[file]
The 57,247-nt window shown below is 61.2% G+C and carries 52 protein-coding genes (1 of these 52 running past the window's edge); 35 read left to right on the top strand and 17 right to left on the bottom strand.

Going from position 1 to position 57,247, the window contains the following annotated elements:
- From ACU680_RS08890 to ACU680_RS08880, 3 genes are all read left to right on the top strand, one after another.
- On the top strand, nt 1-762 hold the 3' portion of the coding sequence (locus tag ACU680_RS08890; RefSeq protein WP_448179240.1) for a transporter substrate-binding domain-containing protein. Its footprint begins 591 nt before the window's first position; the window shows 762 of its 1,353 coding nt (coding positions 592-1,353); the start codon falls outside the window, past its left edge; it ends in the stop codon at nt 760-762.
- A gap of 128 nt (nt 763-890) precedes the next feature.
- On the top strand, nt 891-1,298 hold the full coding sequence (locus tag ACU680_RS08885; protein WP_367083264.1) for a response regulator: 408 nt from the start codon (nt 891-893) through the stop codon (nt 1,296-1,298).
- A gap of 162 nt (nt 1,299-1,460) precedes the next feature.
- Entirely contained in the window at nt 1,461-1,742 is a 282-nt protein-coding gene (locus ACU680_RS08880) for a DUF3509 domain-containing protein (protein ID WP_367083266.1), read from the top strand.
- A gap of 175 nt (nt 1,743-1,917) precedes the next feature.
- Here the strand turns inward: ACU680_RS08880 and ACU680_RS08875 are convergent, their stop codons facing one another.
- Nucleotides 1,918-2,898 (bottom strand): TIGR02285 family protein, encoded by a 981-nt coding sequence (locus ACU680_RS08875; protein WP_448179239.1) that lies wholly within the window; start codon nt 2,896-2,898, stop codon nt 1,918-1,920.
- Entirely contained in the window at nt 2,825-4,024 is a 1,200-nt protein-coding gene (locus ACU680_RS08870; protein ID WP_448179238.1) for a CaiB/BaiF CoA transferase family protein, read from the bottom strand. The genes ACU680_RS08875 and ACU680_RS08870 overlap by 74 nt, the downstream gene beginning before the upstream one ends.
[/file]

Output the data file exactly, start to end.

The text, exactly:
The 57,247-nt window shown below is 61.2% G+C and carries 52 protein-coding genes (1 of these 52 running past the window's edge); 35 read left to right on the top strand and 17 right to left on the bottom strand.

Going from position 1 to position 57,247, the window contains the following annotated elements:
- From ACU680_RS08890 to ACU680_RS08880, 3 genes are all read left to right on the top strand, one after another.
- On the top strand, nt 1-762 hold the 3' portion of the coding sequence (locus tag ACU680_RS08890; RefSeq protein WP_448179240.1) for a transporter substrate-binding domain-containing protein. Its footprint begins 591 nt before the window's first position; the window shows 762 of its 1,353 coding nt (coding positions 592-1,353); the start codon falls outside the window, past its left edge; it ends in the stop codon at nt 760-762.
- A gap of 128 nt (nt 763-890) precedes the next feature.
- On the top strand, nt 891-1,298 hold the full coding sequence (locus tag ACU680_RS08885; protein WP_367083264.1) for a response regulator: 408 nt from the start codon (nt 891-893) through the stop codon (nt 1,296-1,298).
- A gap of 162 nt (nt 1,299-1,460) precedes the next feature.
- Entirely contained in the window at nt 1,461-1,742 is a 282-nt protein-coding gene (locus ACU680_RS08880) for a DUF3509 domain-containing protein (protein ID WP_367083266.1), read from the top strand.
- A gap of 175 nt (nt 1,743-1,917) precedes the next feature.
- Here the strand turns inward: ACU680_RS08880 and ACU680_RS08875 are convergent, their stop codons facing one another.
- Nucleotides 1,918-2,898 (bottom strand): TIGR02285 family protein, encoded by a 981-nt coding sequence (locus ACU680_RS08875; protein WP_448179239.1) that lies wholly within the window; start codon nt 2,896-2,898, stop codon nt 1,918-1,920.
- Entirely contained in the window at nt 2,825-4,024 is a 1,200-nt protein-coding gene (locus ACU680_RS08870; protein ID WP_448179238.1) for a CaiB/BaiF CoA transferase family protein, read from the bottom strand. The genes ACU680_RS08875 and ACU680_RS08870 overlap by 74 nt, the downstream gene beginning before the upstream one ends.